ChatRoulette.com is the latest fad in social networking Web sites

On the social networking site ChatRoulette. com, a click on
On the social networking site ChatRoulette. com, a click on "Play" randomly matches posters from around the world via webcams. But some critics warn of the potential for cyber child abuse. (Chatroulette Via Buzzfeed)
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By Monica Hesse
Washington Post Staff Writer
Wednesday, February 17, 2010

Trollers of the Internet, you have been looking for the next big thing. Facebook bores you. Twitter is too frenetic. For months you have been wanting something different -- a way to connect with people online that will both stir your heart and turn your stomach, that will launch a thousand privacy debates and discussions over just what our society is coming to.

The good news is that this thing has arrived. The bad news is that you may have already missed the best of it.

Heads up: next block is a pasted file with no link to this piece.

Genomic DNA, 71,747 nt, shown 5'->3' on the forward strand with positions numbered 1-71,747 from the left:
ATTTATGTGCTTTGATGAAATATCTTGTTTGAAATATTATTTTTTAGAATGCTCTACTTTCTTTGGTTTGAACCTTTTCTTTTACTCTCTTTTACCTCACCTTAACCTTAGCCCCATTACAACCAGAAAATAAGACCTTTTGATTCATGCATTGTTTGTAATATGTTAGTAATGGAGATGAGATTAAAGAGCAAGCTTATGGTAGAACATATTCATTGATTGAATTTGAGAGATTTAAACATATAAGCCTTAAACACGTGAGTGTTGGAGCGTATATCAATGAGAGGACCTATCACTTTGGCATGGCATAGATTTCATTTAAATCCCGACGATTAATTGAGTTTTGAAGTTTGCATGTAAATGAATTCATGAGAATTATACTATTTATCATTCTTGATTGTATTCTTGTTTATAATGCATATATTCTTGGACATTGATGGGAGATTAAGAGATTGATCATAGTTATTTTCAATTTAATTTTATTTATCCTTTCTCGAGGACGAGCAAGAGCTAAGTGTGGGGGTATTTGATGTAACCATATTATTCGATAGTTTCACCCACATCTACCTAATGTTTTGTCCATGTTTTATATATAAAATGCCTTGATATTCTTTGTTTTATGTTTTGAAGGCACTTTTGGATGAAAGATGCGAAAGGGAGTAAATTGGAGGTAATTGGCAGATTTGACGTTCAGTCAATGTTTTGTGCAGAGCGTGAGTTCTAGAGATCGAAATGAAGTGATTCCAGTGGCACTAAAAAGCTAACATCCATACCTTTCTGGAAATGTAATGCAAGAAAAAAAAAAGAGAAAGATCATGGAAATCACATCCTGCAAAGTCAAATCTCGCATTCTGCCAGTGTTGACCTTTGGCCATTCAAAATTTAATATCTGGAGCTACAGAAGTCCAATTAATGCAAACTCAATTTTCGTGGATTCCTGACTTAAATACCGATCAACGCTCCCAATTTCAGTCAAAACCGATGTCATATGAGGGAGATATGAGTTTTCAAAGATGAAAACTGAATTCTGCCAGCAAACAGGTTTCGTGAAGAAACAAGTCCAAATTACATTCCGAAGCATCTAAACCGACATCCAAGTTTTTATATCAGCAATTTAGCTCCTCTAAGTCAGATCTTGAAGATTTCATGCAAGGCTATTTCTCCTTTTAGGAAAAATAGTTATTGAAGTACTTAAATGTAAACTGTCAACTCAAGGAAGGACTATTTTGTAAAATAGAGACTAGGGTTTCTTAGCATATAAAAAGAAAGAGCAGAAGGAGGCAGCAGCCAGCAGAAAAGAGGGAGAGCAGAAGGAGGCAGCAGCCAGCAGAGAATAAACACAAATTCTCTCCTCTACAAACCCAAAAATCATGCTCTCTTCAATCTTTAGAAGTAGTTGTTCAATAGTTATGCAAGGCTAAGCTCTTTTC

We are talking about ChatRoulette.com, a webcam-linking social network based on the theory that profound human connection happens by the luck of the draw. Log on to the site, click "Play," and you are immediately matched with another anonymous chatter from somewhere on the globe,watching them as they watch you. Intrigued? Strike up a conversation. Not? Click "Next," and connect with someone else.

The experience is either an unbridled realization of the Internet's awesome randomness, or a compilation tape of its greatest hits: Omegle meets Hot or Not meets Match.com, plus a liberal dose of shame. After all, if someone on an online dating site finds your profile picture unattractive, at least you don't have to witness them ignore it. On ChatRoulette, visitors can watch as their chat partners appraise, then dismiss them with a cool, clinical "Next."

Let's make a visit.

* * *

ME: Hi

STRANGER: Hello

ME: What's your right arm doing?

STRANGER: Got a bone in my hand.

ME: A chicken bone? A human femur?

Then my chat partner, a doughy 40-something, lowers his outstretched arm, which had been out of his webcam's range, to reveal a giant knobby thing that looks like it belongs in a museum.


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